Norman O. Brown: “How to be silent. In a dialectical view: silence and speech, these two, are one. Apollonius of Tyana said silence also is a logos. And words do not spoil the silence for those who have ears to hear what is left unsaid” (p. 256). Listen to Ella Fitzgerald scat singing. Instruments reproduce the human voice, first (another reason Cage objected to jazz – and worked with sounds apart from voice). Louis Armstrong thought his trumpet an extension of his voice, and he sings as he plays. What we do to words is similar to what Cage thought we do to sounds in making music (anthropomorphizing sounds we hear in nature). Words give conscious order to sound, allowing for the reproduction of sounds with fidelity, creating self-consciousness through language.

Here’s something recently dug out that might illustrate in a playful way:

JAZZSKIN was published in the fall 1973, issue 3, of silent quicksand, a magazine published by students of El Camino College.

Jazzcage

“Music as discourse (jazz) doesn’t work,” John Cage said, in his “DIARY: HOW TO IMPROVE THE WORLD (YOU WILL ONLY MAKE MATTERS WORSE) 1965,” the first text in his collection “A Year From Monday.” “If you’re going to have a discussion, have it and use words” (p. 12). David Revill, in “The Roaring Silence,” his biography of Cage, discusses “the puzzling attitude he [Cage] develops toward jazz” (p. 9). “He [Cage] says simply, ‘I love sounds, and I actually like them more than what we’ve done to them’ (p. 121 – Revill’s source notes don’t indicate where he got this Cage quote, and in a quick skim of my Cage books I’m unable to find it).

I’ve always found Cage’s “…(jazz) doesn’t work” statement surprising, given how he integrates chance into his structures. Cage often sets up a rigorously defined structure only to let chance determine what comes next. For example, from his preface to “Diary:…” “I used twelve different type faces, letting chance operations determine which face would be used for which statement” (p. 3). Isn’t that jazz?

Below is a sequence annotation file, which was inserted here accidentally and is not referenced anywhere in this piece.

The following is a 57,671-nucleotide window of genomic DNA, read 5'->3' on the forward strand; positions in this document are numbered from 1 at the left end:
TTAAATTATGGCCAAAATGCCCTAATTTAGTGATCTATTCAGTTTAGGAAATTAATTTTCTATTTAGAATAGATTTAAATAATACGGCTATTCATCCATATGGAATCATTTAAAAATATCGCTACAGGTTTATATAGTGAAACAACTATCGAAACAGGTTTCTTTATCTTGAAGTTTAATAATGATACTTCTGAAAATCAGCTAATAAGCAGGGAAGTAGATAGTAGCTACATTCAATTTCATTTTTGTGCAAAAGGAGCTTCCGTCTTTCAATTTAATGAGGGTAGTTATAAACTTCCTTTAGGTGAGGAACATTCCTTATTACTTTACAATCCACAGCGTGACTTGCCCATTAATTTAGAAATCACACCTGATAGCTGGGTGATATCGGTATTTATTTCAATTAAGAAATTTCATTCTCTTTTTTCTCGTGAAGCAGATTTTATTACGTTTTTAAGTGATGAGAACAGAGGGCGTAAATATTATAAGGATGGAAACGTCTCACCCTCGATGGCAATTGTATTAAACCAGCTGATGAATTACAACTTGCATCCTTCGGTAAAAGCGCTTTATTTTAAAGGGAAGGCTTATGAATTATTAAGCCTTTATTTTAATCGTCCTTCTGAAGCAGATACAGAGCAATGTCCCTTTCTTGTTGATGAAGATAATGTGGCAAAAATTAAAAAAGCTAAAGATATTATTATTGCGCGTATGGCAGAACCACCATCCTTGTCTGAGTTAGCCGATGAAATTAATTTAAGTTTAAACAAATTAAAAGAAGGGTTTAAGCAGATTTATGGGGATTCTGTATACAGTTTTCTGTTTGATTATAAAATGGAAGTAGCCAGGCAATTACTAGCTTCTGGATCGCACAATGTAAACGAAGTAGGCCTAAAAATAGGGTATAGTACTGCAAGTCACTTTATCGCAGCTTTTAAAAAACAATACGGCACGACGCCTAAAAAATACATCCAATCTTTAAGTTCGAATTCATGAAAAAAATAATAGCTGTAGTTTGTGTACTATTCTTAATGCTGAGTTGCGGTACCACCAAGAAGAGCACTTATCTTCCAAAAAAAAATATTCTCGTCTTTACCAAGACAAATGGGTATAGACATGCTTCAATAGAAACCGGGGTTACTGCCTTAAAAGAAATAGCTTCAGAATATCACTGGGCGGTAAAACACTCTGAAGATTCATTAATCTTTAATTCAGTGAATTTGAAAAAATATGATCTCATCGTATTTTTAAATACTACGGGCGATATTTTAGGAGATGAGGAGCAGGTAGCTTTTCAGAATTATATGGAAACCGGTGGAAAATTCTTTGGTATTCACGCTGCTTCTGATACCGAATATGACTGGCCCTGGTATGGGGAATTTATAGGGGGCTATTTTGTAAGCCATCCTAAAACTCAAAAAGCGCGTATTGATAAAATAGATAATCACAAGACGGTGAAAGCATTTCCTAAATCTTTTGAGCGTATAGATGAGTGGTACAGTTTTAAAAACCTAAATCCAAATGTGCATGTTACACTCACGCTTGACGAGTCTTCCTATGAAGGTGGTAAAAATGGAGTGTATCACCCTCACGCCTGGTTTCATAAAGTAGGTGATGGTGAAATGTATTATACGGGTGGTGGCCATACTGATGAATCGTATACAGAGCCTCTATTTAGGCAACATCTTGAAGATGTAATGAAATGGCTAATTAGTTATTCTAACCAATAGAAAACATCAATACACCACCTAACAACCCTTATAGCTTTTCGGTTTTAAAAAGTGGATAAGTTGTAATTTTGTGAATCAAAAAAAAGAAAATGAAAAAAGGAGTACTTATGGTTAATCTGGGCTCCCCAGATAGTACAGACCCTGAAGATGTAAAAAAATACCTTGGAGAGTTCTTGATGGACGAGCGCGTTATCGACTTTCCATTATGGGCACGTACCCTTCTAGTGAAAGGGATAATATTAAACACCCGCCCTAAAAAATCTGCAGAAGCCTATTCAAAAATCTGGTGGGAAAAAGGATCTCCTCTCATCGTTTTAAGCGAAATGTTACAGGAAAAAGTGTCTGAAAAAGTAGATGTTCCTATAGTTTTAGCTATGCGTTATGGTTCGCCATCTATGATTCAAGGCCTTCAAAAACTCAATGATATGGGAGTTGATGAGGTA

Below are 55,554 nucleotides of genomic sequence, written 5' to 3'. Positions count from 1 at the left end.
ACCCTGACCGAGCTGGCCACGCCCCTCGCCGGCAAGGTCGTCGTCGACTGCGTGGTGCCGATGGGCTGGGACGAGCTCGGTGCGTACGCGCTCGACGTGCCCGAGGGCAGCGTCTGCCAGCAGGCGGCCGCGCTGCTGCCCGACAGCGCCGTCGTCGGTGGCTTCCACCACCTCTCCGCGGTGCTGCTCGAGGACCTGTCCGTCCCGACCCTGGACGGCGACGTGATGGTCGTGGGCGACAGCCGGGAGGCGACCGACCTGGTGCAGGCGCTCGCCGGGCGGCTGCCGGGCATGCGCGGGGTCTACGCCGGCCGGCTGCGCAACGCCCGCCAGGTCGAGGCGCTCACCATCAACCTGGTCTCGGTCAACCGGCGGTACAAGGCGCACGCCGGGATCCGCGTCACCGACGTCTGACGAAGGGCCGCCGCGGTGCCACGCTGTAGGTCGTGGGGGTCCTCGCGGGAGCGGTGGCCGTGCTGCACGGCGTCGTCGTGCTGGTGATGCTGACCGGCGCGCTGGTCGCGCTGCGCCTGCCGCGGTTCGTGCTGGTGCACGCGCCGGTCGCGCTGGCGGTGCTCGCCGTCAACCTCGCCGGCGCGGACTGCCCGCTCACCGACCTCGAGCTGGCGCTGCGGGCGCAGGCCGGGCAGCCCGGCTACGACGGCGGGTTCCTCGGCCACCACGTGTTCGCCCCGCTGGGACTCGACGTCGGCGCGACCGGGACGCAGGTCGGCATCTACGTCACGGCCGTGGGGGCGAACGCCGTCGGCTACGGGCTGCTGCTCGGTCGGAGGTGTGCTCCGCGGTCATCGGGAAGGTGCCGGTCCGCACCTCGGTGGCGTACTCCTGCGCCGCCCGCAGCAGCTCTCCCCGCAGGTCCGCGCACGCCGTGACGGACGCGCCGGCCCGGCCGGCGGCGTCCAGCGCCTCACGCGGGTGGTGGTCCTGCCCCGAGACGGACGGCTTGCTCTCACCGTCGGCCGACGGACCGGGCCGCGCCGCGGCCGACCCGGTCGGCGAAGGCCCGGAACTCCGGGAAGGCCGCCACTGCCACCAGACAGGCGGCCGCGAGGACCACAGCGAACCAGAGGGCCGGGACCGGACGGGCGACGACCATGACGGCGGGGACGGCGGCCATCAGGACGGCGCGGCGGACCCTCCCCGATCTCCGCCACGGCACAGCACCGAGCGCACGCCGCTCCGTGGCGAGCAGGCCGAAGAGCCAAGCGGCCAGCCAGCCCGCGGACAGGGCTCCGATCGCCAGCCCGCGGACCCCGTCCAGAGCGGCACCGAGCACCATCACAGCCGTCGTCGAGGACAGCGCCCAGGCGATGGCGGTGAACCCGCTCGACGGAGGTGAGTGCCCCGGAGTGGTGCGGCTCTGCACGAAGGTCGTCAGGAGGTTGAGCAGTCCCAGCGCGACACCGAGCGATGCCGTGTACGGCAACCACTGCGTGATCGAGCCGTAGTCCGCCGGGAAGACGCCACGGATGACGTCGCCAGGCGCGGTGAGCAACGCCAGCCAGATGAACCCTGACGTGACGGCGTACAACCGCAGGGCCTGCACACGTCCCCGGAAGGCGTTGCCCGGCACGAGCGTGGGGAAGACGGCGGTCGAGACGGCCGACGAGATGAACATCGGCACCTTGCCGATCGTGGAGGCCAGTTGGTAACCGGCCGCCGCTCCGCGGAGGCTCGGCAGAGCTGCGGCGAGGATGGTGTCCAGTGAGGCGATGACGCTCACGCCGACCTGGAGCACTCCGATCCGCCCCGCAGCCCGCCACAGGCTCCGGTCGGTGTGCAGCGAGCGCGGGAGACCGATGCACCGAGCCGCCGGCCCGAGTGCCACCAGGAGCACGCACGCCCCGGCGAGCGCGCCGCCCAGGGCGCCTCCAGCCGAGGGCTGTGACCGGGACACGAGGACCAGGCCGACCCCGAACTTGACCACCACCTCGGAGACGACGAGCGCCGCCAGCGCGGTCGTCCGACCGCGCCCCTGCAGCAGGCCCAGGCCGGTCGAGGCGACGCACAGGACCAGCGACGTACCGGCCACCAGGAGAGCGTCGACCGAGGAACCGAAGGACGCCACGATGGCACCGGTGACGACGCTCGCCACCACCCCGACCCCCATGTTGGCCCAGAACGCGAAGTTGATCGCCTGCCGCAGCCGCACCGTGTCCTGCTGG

I think Cage’s classical training explains his attitude toward jazz. Classical players don’t improvise. Composers improvise, as Bach probably did, but the classical musician has to play the thing as written. Jazz’s frequent use of popular songs as sources for improvisation probably also annoyed Cage, since he was more interested in sound than sentiment.

Let’s substitute “words” for “sounds” in Cage’s statement that begins “I love sounds”: This gives us “I love words, and I actually like them more than what we’ve done to them.” And we might make the reverse substitution in the opening quote above, which would give us: “If you’re going to have a discussion, have it and use sounds.” Is it possible to enjoy words but not writing or reading? Cage appears to have preferred raw sounds to music that refines those sounds in an attempt to communicate something, even if that communication is an attempt to mimic nature.